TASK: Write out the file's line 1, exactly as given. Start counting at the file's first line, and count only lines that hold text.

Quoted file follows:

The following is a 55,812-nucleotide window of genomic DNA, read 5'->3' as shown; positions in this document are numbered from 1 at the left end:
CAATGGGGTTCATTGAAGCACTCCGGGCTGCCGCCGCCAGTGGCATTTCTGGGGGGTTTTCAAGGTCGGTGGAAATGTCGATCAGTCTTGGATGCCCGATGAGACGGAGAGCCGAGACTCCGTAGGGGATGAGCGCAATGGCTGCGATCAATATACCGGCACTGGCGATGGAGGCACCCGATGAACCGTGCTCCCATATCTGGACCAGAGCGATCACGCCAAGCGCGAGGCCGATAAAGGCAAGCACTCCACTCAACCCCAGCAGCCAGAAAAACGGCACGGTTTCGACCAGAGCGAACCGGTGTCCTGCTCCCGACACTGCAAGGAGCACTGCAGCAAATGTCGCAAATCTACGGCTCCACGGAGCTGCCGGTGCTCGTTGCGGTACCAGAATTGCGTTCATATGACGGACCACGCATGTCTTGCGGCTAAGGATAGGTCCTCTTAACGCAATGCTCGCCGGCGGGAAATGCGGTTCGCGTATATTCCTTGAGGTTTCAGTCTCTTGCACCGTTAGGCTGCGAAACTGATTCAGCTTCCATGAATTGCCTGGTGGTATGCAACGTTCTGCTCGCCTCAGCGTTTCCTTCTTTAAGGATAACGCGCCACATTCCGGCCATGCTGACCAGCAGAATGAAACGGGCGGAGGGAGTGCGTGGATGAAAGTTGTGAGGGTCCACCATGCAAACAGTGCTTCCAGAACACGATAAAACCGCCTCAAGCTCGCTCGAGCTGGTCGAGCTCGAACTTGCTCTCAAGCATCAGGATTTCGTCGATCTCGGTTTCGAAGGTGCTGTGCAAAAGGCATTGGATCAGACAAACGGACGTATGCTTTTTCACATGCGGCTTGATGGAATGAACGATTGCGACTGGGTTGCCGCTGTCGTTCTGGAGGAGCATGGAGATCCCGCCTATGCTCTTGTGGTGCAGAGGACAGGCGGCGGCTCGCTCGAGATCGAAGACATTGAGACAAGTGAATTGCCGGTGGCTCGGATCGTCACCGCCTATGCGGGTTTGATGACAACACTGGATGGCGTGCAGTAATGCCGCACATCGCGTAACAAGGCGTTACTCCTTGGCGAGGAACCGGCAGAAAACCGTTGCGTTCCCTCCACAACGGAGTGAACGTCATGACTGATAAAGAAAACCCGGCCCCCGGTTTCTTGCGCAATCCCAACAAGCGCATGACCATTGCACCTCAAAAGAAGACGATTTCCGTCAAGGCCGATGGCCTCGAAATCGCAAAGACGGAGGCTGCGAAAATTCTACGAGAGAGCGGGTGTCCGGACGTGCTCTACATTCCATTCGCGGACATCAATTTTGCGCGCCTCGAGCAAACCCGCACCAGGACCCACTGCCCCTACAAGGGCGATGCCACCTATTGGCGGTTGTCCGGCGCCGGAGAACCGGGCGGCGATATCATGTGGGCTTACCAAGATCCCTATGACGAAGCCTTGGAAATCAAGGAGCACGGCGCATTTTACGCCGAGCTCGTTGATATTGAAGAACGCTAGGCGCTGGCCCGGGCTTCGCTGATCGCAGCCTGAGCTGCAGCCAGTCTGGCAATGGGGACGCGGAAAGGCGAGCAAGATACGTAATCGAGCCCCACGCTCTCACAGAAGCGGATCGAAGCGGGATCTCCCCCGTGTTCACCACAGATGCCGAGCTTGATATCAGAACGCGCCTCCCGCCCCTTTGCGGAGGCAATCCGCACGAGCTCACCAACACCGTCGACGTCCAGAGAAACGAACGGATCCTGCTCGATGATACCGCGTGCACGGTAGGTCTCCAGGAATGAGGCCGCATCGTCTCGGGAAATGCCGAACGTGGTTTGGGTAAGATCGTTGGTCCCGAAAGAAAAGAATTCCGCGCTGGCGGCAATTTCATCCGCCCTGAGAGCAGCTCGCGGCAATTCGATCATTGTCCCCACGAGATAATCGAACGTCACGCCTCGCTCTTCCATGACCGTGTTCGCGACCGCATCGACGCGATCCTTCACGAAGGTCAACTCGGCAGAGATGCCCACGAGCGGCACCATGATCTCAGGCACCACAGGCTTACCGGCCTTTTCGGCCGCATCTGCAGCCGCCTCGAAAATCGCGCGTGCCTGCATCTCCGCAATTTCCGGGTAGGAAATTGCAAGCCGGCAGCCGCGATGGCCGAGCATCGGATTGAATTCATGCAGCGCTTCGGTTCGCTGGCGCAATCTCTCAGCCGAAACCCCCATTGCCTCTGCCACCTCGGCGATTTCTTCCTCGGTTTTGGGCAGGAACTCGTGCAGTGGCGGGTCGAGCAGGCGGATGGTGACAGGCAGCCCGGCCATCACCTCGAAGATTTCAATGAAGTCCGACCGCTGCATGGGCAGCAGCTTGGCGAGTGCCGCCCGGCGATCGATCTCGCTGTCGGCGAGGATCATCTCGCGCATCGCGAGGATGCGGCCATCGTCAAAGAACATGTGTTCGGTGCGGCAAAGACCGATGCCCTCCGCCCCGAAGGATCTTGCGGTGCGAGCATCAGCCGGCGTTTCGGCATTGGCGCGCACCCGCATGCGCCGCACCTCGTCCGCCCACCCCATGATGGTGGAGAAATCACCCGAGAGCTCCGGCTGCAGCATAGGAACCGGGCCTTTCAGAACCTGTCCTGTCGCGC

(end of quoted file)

The following is a 55,812-nucleotide window of genomic DNA, read 5'->3' as shown; positions in this document are numbered from 1 at the left end: